To many, however, winter brings the dreaded Influenza virus, a virus which, if left to it’s own devices, can bring death, especially to the young, the old, and the infirm. This year winter also brought with it a shortage of the Influenza vaccine, which was due to a contamination of one manufacturer’s supply. (Flaherty A02) The resulting decrease in supply caused a dramatic increase in the price demanded by suppliers (and the price paid by consumers). (Flaherty A02)Flu Vaccine for the United States was produced solely by two foreign manufacturers this year, Aventis Pasteur and Chiron Corp. These two manufacturers sell their vaccine to U.
S. distributors like Stat Pharmaceuticals Inc. of El Cajon, CA and Meds-Stat based in Ft. Lauderdale, FL who will go on to sell to hospitals, pharmacies, and health care clinics (Flaherty A02).
On October fifth the Chiron Corp. announced that their entire supply of Flu vaccine destined for U. S. markets was unfit for use due to a contamination problem at their British manufacturing plant (Flaherty A02). This contamination effectively reduced the U.
S. supply of flu vaccine by half (Flaherty A02). Unfortunately for consumers, though profitable to the distributors the drop in supply did not diminish the demand for the vaccine. The quantity of Flu vaccine demanded in the U. S.
was greater than the original supply let alone the reduced supply. The market price for the vaccine was between eight and nine dollars prior to the October announcement by Chiron, that it’s vaccine was contaminated, and soon afterwards doubled in price (Flaherty A02). By the eighth of October the vaccine was being offered to pharmacies at prices approaching ninety dollars per-dose a tenfold increase over the original price (Flaherty A02). The demand for the Flu vaccine is shown to be inelastic (the quantity demanded before the discovery of contamination was the entire supply (X) and after the announcement was the remaining quantity (X/2), while the price jumped from nine to ninety dollars or Ed = . 41}). According to the Washington Post “the higher prices simply reflected the heightened demand for a scarce item”, though this is not the case, demand did not shift at all, only supply shifted.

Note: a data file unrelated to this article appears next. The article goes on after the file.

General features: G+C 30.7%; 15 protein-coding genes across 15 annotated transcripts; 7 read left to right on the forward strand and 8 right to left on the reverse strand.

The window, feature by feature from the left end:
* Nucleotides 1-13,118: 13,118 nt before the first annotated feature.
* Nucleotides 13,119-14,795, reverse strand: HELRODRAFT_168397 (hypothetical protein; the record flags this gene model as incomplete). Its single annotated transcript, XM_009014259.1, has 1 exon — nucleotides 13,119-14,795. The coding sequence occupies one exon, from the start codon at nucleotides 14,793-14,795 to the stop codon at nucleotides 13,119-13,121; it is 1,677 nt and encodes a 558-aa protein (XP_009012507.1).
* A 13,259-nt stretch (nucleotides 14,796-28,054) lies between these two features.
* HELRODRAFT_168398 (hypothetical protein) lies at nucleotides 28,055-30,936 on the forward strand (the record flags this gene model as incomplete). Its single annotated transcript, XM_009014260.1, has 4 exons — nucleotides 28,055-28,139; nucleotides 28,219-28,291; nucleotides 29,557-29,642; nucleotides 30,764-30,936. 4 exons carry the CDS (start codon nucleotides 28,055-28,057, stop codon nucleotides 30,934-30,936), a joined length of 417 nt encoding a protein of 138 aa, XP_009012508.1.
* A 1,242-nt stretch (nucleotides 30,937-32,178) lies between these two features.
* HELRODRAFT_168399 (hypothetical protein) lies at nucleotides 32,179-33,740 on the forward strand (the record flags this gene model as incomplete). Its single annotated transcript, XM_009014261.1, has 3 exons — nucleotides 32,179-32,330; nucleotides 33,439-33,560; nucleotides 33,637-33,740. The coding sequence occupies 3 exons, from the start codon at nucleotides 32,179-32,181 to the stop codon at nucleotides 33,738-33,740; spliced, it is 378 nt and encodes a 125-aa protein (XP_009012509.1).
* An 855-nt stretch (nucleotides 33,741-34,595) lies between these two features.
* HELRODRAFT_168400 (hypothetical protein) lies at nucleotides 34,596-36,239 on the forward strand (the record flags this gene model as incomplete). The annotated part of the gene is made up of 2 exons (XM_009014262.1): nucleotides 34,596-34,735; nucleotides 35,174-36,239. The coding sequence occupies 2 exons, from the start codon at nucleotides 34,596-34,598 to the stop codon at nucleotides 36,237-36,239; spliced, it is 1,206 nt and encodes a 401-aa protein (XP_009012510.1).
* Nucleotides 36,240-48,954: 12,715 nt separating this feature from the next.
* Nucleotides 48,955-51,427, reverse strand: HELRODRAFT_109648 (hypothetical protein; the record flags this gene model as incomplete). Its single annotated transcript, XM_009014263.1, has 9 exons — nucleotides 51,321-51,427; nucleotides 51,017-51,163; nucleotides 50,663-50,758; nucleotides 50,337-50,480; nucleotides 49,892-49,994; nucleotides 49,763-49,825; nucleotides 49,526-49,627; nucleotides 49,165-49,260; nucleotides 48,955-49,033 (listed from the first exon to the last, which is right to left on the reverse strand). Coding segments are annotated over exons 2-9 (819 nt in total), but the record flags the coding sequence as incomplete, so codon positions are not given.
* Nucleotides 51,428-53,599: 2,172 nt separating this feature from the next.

Not all distributors took advantage of the supply shift as in the case of Stat Pharmaceuticals, which sold its vaccine for fifteen to thirty dollars per-dose. Not all consumers paid the inflated price either, hospitals, according to the Washington post article, “were able to get cheaper, although limited, supplies through local public health systems that began redistributing the vaccine they had on hand”. The decisions to hike prices are disparaged by many healthcare professionals while distributors seemingly support them. “To hospital pharmacists such as Rich Carvotta of Los Robles Hospital and Medical Center in Thousand Oaks, Calif. , the price markups are gouging, disgusting and a disgrace to the industry.
‘ His counterpart at St. Francis Hospital in Charleston, W. Va. , Nate Kahn, deemed the offers aggravating — no, make that an outrage, and I’m one who believes in the free-enterprise system. ‘” “Gene Alley, chief executive of Stat Pharmaceuticals Inc. ,.
said: It’s the vaccine a commodity, although some in the medical business don’t want to admit that. ‘ (Flaherty A02). ” One of his salesmen mentioned, in an e-mail to pharmacies, that distributors could “pretty much ask and get what ever the old market will bare,” (Flaherty A02). Alley adds, “It’s happened for the last seven flu seasons”.
As a result of this year’s shortage several government agencies are looking into the problem. The Securities and Exchange Commission is looking into how Chiron handled the disclosure of its contaminated vaccine. (Flaherty A02) While the FDA and the British Medicines and Healthcare Products Regulatory Agency are cooperating to “address the concerns related to Chiron’s production problems.” (Flaherty A02)washingtonpost.com Some Suppliers Jack Up Flu Vaccine Price By Mary Pat FlahertyWashington Post Staff WriterThursday, October 14, 2004; Page A02